At least he didn’t take it personally

Clark Hoyt, the “public editor” of the New York Times has finally addressed Ed Whelan’s contention that Linda Greenhouse has a conflict of interest by virtue of reporting on Supreme Court cases in which her husband has participated. Readers will recall that Hoyt failed to respond to Ed for a full month. Eventually, Hoyt responded by asking Ed for the briefs Greenhouse’s husband filed — documents that Hoyt surely could have unearthed himself — and by repeating Greenhouse’s misleading attempts to gloss over the conflict under which she has been laboring. Once Ed accommodated Hoyt’s request for documents and blew away Greenhouse’s evasions, Hoyt had little choice but to write something in his paper.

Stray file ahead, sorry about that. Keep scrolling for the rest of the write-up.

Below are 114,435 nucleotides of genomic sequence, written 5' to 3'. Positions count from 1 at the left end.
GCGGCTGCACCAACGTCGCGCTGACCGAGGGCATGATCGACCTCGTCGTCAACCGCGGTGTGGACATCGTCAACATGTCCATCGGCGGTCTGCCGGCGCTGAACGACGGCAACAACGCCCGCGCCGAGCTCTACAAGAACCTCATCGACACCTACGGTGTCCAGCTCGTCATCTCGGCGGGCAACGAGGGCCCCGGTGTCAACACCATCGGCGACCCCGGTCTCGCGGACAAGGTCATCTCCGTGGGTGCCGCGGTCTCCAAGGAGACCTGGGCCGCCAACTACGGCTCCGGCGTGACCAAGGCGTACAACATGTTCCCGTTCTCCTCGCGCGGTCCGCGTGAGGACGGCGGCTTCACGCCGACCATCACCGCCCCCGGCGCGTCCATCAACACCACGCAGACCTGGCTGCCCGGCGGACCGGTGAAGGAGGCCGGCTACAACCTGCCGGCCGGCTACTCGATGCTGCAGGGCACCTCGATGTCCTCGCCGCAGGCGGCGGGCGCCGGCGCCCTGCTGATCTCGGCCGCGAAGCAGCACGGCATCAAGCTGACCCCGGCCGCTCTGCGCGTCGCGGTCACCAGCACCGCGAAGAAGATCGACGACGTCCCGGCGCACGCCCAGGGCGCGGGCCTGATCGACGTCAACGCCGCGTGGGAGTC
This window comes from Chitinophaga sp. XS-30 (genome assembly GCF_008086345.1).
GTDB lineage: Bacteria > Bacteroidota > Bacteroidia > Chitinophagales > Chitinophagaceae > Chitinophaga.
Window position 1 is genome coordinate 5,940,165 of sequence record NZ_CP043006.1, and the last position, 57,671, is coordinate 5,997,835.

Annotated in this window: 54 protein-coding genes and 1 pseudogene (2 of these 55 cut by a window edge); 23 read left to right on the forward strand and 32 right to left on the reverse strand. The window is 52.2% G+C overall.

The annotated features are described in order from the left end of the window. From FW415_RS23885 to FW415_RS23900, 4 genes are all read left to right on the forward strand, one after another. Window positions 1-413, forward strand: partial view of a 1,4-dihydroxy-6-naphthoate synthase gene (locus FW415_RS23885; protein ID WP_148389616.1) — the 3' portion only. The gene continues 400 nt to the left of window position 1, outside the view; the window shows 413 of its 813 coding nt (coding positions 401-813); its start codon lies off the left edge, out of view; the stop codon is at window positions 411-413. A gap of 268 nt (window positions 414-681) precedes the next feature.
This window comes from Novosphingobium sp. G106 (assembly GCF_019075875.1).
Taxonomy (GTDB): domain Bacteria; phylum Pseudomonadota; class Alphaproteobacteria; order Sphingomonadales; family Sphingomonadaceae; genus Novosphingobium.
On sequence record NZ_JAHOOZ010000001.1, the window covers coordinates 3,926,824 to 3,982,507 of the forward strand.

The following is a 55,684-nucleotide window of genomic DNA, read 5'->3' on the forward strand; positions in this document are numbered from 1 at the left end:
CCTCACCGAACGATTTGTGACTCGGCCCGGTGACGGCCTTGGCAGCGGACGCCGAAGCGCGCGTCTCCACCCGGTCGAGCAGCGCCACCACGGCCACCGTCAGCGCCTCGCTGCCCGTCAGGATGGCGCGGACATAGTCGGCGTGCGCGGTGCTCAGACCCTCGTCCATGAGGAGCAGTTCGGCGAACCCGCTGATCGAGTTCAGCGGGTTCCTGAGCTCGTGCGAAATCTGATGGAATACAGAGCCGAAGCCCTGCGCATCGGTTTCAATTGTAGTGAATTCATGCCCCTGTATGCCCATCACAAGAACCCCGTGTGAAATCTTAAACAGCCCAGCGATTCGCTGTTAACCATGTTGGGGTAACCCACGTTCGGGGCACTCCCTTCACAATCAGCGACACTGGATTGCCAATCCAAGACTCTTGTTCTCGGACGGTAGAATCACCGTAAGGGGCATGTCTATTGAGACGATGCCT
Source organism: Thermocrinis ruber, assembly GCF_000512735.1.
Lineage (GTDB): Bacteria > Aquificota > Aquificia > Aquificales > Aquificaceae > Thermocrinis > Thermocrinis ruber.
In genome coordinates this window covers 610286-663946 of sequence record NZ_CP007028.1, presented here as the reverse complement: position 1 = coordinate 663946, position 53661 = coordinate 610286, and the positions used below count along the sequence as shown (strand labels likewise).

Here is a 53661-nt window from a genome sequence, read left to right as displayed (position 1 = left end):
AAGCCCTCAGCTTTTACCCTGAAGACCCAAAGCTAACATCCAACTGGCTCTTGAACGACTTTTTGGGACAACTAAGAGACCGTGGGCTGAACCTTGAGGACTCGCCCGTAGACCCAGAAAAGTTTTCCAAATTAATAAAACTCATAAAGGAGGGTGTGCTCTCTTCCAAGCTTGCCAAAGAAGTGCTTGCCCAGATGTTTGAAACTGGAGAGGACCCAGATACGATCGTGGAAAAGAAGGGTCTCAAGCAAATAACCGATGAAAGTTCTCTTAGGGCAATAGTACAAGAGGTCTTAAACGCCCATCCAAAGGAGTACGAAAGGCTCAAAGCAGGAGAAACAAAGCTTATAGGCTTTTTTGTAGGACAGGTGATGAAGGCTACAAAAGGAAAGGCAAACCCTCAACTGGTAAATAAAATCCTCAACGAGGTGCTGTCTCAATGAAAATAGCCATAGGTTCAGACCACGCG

What Hoyt wrote is quite a piece of work. In essence, Hoyt admits that there is a conflict and that the Times mishandled it. But he does so only after attacking Ed for calling the problem to the paper’s attention.
Deep into his column Hoyt acknowledges:

Like it or not, the perception is that Greenhouse is writing about something in which her husband is a player


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